Instead, I think the BurnoutChibi solution is more warranted here – use a much faster motor on a higher voltage and gear it down more such that the motor can overpower the vehicle inertia on the R/C ESCs’ starting pulsing alone. I’m now looking at the same Hobbyking boat inrunner that Lame-borghini used. It has just enough brushless pen0r (that’s a technical term) to fulfill that design goal. The matching controller would be something like the 1/5 scale in terms of ability to actually handle this motor under significant loading.
- Scrap a worn out hybrid battery from a Toyota Prius or similar. This is the part of the plan which I have been researching the heaviest. NiMh cells actually are competitively power dense, and the first and second generation hybrid cars are well on their way to maturation and are bound to be in auto yards in droves by now. The plan would be to reconfigure the high voltage battery into a 28.8v, 40+ Ah low voltage pack. My research so far, which has involved dredging eBay and also calling area wrecking yards (I’ve explored as far as mid-Connecticut and New Hampshire), has shown me that most of these batteries get plucked away early by “rebuilders” which sell the cell modules for a markup. Typical pack costs are $1000-1500 after one of them gets their hands on it, and in my short calling sprees, have gotten as-pulled prices as low as $600 from yards.
This is still too much. I’m hoping a bit more calling and schmoozing the ‘college student project’ angle, even though I’m sooooooooooo past being able to morally use that angle, can get the price down to closer to $250-300, which, at the 50% rate of battery cost accounting, would end up being around $125-150. I’m also trying “other” hybrids, such as Honda Insights, Ford Fusions, and Mercury Milans, which are lesser known and could fetch lower prices as a result of less turnover. I’m not even seeking an “A”-grade pack – the car could have had 250K miles on it and just stopped working finally, with several dead modules, and the plan would still work.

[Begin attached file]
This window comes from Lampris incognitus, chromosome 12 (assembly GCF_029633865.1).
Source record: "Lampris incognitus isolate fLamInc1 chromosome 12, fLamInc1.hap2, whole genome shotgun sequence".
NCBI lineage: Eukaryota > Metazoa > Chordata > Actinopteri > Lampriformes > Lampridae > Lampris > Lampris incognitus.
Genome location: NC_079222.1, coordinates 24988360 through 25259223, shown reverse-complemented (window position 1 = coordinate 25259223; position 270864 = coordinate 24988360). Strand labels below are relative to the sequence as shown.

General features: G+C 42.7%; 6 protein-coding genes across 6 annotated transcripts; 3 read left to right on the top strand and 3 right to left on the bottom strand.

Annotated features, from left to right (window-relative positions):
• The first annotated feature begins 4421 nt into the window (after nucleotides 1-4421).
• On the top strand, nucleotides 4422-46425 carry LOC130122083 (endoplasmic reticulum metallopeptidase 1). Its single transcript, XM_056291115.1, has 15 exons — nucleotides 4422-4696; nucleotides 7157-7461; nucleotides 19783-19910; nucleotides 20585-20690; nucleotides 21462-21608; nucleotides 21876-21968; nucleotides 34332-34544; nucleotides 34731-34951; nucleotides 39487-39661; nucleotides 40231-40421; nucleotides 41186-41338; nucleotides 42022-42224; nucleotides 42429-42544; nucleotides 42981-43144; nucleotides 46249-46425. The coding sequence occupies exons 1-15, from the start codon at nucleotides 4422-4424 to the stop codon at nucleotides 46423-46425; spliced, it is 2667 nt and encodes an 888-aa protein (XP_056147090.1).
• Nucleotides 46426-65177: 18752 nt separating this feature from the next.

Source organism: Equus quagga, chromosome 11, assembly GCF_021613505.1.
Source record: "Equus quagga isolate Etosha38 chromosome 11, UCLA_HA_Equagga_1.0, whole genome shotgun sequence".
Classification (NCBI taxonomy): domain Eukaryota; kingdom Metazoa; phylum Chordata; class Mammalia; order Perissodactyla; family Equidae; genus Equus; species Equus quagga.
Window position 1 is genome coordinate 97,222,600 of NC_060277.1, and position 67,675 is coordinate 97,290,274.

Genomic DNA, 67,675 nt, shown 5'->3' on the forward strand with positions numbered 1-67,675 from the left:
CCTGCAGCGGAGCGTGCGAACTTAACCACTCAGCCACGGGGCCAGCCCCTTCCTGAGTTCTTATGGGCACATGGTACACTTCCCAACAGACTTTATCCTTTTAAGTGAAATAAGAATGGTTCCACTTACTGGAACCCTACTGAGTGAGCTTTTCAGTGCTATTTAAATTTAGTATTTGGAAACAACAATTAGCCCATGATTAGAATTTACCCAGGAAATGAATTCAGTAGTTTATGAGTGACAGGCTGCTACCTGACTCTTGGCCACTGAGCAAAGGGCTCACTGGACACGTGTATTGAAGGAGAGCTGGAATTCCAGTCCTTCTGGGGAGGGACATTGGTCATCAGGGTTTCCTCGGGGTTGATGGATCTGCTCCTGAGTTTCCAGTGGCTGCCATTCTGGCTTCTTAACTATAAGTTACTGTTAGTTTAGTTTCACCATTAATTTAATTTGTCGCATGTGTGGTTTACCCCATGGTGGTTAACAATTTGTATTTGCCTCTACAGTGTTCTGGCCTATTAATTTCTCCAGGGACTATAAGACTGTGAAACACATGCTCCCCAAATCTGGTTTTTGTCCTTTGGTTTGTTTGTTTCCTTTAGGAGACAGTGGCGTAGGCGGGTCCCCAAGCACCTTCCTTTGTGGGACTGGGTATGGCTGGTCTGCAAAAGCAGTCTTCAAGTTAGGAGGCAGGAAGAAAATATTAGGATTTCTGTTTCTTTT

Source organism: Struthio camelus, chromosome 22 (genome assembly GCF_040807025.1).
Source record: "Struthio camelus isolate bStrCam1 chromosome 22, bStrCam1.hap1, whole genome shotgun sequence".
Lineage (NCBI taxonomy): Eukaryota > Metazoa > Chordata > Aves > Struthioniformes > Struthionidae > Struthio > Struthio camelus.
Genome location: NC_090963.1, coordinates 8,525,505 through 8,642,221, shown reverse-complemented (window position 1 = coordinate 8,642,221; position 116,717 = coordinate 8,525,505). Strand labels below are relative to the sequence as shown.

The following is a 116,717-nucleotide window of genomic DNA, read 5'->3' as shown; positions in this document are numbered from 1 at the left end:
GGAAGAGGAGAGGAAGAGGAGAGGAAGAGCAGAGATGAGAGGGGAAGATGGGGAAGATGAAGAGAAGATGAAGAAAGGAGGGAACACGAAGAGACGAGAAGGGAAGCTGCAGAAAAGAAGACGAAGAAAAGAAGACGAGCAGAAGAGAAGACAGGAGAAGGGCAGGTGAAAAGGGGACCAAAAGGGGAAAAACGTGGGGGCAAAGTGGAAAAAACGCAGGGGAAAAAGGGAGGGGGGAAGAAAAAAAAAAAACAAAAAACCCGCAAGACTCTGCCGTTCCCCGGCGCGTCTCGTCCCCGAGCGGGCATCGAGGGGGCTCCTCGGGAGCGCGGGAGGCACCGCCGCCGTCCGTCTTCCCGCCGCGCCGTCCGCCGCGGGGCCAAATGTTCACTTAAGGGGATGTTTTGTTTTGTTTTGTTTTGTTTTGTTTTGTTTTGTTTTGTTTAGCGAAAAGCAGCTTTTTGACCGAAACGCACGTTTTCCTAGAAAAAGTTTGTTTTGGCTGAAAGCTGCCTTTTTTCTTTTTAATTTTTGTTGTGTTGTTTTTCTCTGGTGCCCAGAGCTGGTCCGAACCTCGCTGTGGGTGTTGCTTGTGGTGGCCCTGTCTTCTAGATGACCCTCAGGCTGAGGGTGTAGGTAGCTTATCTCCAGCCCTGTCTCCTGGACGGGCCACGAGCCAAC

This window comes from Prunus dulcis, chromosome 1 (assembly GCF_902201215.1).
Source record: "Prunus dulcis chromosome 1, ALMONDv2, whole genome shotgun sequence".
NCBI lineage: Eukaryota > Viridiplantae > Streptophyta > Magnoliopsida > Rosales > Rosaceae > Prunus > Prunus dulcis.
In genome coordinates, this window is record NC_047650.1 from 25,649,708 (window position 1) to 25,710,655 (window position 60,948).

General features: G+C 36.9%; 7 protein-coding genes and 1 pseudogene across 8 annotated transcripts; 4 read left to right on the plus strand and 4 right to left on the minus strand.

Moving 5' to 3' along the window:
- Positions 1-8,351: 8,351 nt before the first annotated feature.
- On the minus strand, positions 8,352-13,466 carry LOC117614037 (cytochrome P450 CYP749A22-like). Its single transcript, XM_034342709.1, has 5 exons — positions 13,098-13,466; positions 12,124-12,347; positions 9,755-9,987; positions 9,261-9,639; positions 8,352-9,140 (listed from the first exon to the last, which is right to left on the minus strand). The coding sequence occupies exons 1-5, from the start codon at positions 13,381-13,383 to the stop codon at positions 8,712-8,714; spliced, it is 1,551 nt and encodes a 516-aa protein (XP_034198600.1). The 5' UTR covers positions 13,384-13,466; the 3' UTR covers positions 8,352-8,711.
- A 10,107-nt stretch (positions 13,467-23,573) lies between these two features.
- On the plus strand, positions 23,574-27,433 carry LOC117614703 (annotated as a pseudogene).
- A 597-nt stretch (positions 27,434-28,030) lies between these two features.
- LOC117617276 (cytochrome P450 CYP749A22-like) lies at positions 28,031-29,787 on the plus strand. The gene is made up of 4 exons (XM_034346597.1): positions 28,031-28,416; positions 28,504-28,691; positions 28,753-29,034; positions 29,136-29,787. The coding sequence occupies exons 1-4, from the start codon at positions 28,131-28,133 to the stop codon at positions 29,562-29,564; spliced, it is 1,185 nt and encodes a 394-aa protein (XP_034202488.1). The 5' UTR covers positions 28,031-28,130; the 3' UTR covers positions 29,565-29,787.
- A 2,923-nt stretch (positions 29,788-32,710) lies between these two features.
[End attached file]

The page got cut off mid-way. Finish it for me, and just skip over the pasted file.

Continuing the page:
This is the lynch pin of the build – if I land a big hybrid pack for a reasonable price, then it’s going forward. On top of that, the more people build with hybrid packs, the less of them end up in the hands of shady-ass “rebuilders”. If it turns out that Prius batteries aren’t economical, then I’m going to look at Chinese “bargain basement” LiFePO4 systems such as Headway cells – they won’t be the most stellar of performers at the single and two-parallel cell level, I think, but they’ll give me the energy needed for running longer than 15 or 20 minutes like the Chibis do.
So there you have it. I have no definite timeline for this project yet, but it’s been occupying my spare neural cycles in terms of lining up the best possible arrangement of parts for the given budget. I’ve ordered some things to play with, and some of these plans might change outright (Hell, I might switch to a V8 made of CIM motors). A more complete engineering post is forthcoming. I’m serious:
What you see there is me discovering that, with 8″ Harbor Freight tires (which are actually 8.5″), the vehicle is a near perfect pi:1 scale replica. (Note: Drawing measurements in millimeters, my dimensions in inches)
This was meant to be.